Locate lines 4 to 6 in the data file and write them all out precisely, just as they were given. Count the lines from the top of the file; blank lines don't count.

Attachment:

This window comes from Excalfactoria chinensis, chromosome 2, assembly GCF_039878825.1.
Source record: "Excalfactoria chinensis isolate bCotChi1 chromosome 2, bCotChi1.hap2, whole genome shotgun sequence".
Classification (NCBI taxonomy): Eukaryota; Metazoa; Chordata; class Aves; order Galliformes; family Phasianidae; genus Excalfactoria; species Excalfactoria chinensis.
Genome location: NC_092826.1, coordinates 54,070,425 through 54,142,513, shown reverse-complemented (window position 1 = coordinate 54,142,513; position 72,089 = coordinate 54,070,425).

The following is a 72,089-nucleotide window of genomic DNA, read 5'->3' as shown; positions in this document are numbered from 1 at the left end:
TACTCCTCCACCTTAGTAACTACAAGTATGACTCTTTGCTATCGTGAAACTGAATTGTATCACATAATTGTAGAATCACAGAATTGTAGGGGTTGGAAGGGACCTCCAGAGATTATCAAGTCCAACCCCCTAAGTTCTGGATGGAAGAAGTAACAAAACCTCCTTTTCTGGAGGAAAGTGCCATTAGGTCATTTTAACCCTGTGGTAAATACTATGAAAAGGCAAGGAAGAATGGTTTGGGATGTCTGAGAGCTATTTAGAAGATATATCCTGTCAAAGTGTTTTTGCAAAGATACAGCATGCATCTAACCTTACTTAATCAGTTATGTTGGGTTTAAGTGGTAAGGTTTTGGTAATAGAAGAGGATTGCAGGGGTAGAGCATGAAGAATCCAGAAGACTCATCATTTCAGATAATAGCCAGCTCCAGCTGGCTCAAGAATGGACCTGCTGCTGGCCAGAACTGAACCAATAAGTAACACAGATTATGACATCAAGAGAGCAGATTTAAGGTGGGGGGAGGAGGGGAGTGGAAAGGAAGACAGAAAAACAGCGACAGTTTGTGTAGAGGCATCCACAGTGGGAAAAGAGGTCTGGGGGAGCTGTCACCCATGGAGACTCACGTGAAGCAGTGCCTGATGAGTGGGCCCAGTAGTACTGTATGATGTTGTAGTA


Genome location: NC_092826.1, coordinates 54,070,425 through 54,142,513, shown reverse-complemented (window position 1 = coordinate 54,142,513; position 72,089 = coordinate 54,070,425).

The following is a 72,089-nucleotide window of genomic DNA, read 5'->3' as shown; positions in this document are numbered from 1 at the left end:
TACTCCTCCACCTTAGTAACTACAAGTATGACTCTTTGCTATCGTGAAACTGAATTGTATCACATAATTGTAGAATCACAGAATTGTAGGGGTTGGAAGGGACCTCCAGAGATTATCAAGTCCAACCCCCTAAGTTCTGGATGGAAGAAGTAACAAAACCTCCTTTTCTGGAGGAAAGTGCCATTAGGTCATTTTAACCCTGTGGTAAATACTATGAAAAGGCAAGGAAGAATGGTTTGGGATGTCTGAGAGCTATTTAGAAGATATATCCTGTCAAAGTGTTTTTGCAAAGATACAGCATGCATCTAACCTTACTTAATCAGTTATGTTGGGTTTAAGTGGTAAGGTTTTGGTAATAGAAGAGGATTGCAGGGGTAGAGCATGAAGAATCCAGAAGACTCATCATTTCAGATAATAGCCAGCTCCAGCTGGCTCAAGAATGGACCTGCTGCTGGCCAGAACTGAACCAATAAGTAACACAGATTATGACATCAAGAGAGCAGATTTAAGGTGGGGGGAGGAGGGGAGTGGAAAGGAAGACAGAAAAACAGCGACAGTTTGTGTAGAGGCATCCACAGTGGGAAAAGAGGTCTGGGGGAGCTGTCACCCATGGAGACTCACGTGAAGCAGTGCCTGATGAGTGGGCCCAGTAGTACTGTATGATGTTGTAGTA